Looking inspiring trends that shape the roles that libraries will continue to play in communities?  Check out some of these excellent reports and resources!  And check out my recent presentation on Library Trends 2015.

TAspenhe Aspen Institute Dialogue on Public Libraries

“The Aspen Institute Communications and Society Program, in partnership with the Bill & Melinda Gates Foundation, created the Aspen Institute Dialogue on Public Libraries to help advance the work that public libraries are doing to address community challenges and to support the transformation of communities and their public libraries in the digital age. The Dialogue on Public Libraries is a multi-stakeholder forum that brings together library professionals, policymakers, technology experts, philanthropists, educators and civic leaders to explore, develop and champion new ways of thinking about public libraries.” Rising to the Challenge – Re-envisioning Public Libraries, Amy Garmer, 2014. Also see: Learner at the Center of a Networked World, Aspen Institute Task Force on Learning and the Internet, 2015.

THE INSTITUTE FOR THE FUTURE Global connectivity, smart machines, and new media are just some of the drivers IFTFreshaping how we think about work, what constitutes work, and the skills we will need to be productive contributors in the future. This report analyzes key drivers that will reshape the landscape of work and identifies key work skills needed in the next 10 years. It does not consider what will be the jobs of the future. Future Work Skills 2020, The Institute for the Future, 2011.


EdgeThe Edge

Edge is a nationally recognized management and leadership tool that is helping libraries and local governments work together to achieve community goals. With this professional tool, libraries can be better positioned to address community issues – like creating a stronger economy, ensuring workforce development and leading lifelong learning. Use Edge to connect library services to community needs.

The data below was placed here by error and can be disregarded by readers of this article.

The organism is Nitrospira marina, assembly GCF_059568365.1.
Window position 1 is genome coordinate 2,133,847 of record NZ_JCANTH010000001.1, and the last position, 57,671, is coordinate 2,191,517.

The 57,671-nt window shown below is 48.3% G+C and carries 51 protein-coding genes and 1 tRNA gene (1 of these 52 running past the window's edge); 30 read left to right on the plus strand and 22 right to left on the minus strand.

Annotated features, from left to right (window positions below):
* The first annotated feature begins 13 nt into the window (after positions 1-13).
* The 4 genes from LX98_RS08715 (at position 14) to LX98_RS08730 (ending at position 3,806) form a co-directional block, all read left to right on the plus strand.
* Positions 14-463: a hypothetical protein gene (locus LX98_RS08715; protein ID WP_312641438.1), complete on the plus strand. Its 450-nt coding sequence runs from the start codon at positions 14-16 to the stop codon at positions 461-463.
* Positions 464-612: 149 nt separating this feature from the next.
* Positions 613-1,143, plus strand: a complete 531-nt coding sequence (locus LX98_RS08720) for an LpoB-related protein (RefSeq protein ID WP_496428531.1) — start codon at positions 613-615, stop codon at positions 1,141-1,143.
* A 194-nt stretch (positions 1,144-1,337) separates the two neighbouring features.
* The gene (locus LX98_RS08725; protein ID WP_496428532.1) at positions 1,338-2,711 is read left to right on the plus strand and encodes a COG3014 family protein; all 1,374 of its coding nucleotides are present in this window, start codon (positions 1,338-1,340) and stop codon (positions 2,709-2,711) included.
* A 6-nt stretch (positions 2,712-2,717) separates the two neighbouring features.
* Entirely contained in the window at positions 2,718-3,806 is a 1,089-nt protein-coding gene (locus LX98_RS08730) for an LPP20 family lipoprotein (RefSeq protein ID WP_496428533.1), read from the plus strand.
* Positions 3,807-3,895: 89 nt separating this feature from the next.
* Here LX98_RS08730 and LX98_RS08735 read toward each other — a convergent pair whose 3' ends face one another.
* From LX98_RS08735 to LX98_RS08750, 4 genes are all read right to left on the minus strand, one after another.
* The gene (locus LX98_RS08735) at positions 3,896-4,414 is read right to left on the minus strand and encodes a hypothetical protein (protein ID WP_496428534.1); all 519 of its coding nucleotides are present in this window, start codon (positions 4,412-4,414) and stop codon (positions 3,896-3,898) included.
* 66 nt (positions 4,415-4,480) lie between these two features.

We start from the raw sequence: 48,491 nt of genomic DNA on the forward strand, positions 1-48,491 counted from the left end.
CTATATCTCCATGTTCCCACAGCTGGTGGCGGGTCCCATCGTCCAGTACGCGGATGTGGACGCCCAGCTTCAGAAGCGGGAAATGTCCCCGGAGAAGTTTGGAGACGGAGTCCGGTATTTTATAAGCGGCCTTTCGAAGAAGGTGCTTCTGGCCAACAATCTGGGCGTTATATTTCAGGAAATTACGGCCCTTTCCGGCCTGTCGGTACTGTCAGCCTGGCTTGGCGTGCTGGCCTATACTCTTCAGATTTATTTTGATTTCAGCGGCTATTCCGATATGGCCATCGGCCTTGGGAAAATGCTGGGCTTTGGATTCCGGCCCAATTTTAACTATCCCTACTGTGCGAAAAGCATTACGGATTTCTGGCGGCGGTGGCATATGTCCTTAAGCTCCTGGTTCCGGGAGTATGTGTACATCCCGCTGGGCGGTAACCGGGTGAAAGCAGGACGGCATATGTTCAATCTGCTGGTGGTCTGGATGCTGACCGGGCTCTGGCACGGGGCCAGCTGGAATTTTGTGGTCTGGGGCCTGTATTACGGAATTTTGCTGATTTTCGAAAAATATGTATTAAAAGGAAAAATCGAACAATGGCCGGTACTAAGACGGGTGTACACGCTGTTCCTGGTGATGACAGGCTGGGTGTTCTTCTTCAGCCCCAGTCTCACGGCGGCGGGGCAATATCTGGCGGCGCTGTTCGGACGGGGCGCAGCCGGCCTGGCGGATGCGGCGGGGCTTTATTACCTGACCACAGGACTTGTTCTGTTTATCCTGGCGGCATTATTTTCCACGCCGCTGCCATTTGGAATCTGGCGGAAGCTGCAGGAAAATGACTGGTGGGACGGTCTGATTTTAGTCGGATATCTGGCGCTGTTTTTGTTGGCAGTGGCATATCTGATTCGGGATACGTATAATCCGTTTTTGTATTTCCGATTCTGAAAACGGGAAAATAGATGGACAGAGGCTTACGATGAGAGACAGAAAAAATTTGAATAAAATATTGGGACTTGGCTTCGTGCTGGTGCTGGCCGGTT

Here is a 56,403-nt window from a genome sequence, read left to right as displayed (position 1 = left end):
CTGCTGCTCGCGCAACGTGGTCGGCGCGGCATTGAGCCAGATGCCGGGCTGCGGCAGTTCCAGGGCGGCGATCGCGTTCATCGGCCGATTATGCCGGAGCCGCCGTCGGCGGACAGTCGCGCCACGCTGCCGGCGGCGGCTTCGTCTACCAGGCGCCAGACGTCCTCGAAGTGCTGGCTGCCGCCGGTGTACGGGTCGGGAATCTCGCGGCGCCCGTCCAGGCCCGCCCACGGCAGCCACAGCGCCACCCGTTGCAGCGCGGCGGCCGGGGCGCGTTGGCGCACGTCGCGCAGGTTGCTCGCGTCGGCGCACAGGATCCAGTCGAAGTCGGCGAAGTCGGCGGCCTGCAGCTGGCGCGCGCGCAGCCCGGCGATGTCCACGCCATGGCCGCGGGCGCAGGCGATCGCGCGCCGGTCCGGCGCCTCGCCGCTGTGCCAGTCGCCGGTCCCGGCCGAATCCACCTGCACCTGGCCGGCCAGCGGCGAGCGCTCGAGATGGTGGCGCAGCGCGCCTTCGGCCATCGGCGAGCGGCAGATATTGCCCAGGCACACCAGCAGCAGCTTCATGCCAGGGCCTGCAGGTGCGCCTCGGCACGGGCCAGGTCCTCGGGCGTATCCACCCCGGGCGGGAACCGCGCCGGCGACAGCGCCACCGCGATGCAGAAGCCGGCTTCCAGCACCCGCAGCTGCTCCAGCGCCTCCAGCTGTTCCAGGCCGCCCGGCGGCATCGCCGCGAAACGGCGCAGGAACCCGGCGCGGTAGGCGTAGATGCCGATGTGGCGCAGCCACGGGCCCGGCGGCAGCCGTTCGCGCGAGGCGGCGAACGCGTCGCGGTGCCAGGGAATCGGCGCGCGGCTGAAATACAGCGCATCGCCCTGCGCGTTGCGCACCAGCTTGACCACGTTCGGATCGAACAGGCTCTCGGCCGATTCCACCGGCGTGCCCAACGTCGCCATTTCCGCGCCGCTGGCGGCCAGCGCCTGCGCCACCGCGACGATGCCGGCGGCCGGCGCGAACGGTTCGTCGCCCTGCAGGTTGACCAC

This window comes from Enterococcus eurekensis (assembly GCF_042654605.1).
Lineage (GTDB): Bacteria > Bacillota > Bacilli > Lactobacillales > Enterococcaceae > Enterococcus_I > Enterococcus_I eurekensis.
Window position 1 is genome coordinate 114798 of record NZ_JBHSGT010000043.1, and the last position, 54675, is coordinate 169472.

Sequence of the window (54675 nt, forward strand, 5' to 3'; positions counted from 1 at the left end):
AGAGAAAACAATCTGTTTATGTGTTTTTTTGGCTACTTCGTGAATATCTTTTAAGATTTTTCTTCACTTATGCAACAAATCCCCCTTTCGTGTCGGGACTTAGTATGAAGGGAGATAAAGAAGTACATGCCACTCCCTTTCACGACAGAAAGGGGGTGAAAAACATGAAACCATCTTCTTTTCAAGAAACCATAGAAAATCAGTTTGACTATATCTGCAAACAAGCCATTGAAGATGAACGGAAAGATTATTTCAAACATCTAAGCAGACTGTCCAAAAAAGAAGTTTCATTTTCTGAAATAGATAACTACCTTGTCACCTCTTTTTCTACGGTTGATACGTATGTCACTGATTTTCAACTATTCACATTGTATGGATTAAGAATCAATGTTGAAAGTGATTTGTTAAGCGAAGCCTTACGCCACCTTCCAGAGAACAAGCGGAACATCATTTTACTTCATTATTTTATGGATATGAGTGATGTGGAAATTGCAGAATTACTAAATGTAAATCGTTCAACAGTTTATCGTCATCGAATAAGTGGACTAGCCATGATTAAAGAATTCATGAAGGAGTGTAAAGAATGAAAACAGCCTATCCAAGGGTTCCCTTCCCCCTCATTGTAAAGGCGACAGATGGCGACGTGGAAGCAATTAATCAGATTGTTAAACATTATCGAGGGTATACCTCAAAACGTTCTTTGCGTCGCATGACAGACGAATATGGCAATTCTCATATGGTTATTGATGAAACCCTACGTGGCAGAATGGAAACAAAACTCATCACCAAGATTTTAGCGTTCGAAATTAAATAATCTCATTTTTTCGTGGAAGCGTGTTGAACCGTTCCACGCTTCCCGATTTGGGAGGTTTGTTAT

Web Literacy is the skills and competencies needed for reading, writing, and participating on the Web. Literacies are organized around Exploring, Building and Connecting.


Check out the Pew Library Research and watch for the next reports on libraries and e-learning. Recent reports: Libraries at the Crossroads  (John Horrigan, 9/15/2015), Young Americans’ Relationship with Public Libraries, (Kathryn Zickuhr and Lee Rainie, 9/10/2014), From Distant Admirers to Library Loves – and Beyond, (Kathryn Zickuhr, Kristen Purcell and Lee Rainie, 3/13/2014), E-Reading Rises as Device Ownership Jumps (Kathryn Zickuhr and Lee Rainie, 1/16/2014), Library Services in the Digital Age (Kathryn Zickuhr, Lee Rainie and Kristen Purcell, 1/22/2013).


This year marks 20 years of Public Libraries and Internet data. Over this time, we have seen libraries in a constant evolution in tandem with advances in technology.  Digital Inclusion Survey: 2014 Findings and Results, John Bertot, Brian Real, Jean Lee, Abigail McDermott, Paul Jaeger, 10/1/2015. More resources at: University of Maryland Digital Inclusion  and ALA Research.

IMLSBuilding Digital Communities: A framework for action, Institute of Museum and Library Services, University of Washington, International City/ County Management Association, 2012.

GatesVIDEOS: Libraries: A Digital Bridge | Bill & Melinda Gates Foundation

Libraries: Investments in libraries are working: One in three people in the U.S. do not have home access to the internet. See how libraries are transforming lives by changing the way we connect.

  See all the Gates Library videos.

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